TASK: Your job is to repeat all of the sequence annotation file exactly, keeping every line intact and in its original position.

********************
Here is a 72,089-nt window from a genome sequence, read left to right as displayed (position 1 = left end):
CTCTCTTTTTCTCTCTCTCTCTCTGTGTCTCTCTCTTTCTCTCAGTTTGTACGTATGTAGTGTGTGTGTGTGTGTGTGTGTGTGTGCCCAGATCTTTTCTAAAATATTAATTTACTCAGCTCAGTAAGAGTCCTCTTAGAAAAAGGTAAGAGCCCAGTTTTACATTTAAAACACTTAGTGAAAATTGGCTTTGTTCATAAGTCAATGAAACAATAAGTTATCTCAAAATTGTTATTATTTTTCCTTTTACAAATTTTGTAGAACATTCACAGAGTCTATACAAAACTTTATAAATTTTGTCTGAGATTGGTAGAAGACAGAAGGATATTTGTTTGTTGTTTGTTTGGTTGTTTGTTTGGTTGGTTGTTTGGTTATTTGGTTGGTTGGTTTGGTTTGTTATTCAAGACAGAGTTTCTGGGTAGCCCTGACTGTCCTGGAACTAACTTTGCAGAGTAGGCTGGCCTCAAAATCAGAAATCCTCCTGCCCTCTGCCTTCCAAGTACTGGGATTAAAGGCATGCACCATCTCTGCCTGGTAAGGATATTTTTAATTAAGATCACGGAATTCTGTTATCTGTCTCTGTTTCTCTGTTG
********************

Here is a 72,089-nt window from a genome sequence, read left to right as displayed (position 1 = left end):
CTCTCTTTTTCTCTCTCTCTCTCTGTGTCTCTCTCTTTCTCTCAGTTTGTACGTATGTAGTGTGTGTGTGTGTGTGTGTGTGTGTGCCCAGATCTTTTCTAAAATATTAATTTACTCAGCTCAGTAAGAGTCCTCTTAGAAAAAGGTAAGAGCCCAGTTTTACATTTAAAACACTTAGTGAAAATTGGCTTTGTTCATAAGTCAATGAAACAATAAGTTATCTCAAAATTGTTATTATTTTTCCTTTTACAAATTTTGTAGAACATTCACAGAGTCTATACAAAACTTTATAAATTTTGTCTGAGATTGGTAGAAGACAGAAGGATATTTGTTTGTTGTTTGTTTGGTTGTTTGTTTGGTTGGTTGTTTGGTTATTTGGTTGGTTGGTTTGGTTTGTTATTCAAGACAGAGTTTCTGGGTAGCCCTGACTGTCCTGGAACTAACTTTGCAGAGTAGGCTGGCCTCAAAATCAGAAATCCTCCTGCCCTCTGCCTTCCAAGTACTGGGATTAAAGGCATGCACCATCTCTGCCTGGTAAGGATATTTTTAATTAAGATCACGGAATTCTGTTATCTGTCTCTGTTTCTCTGTTG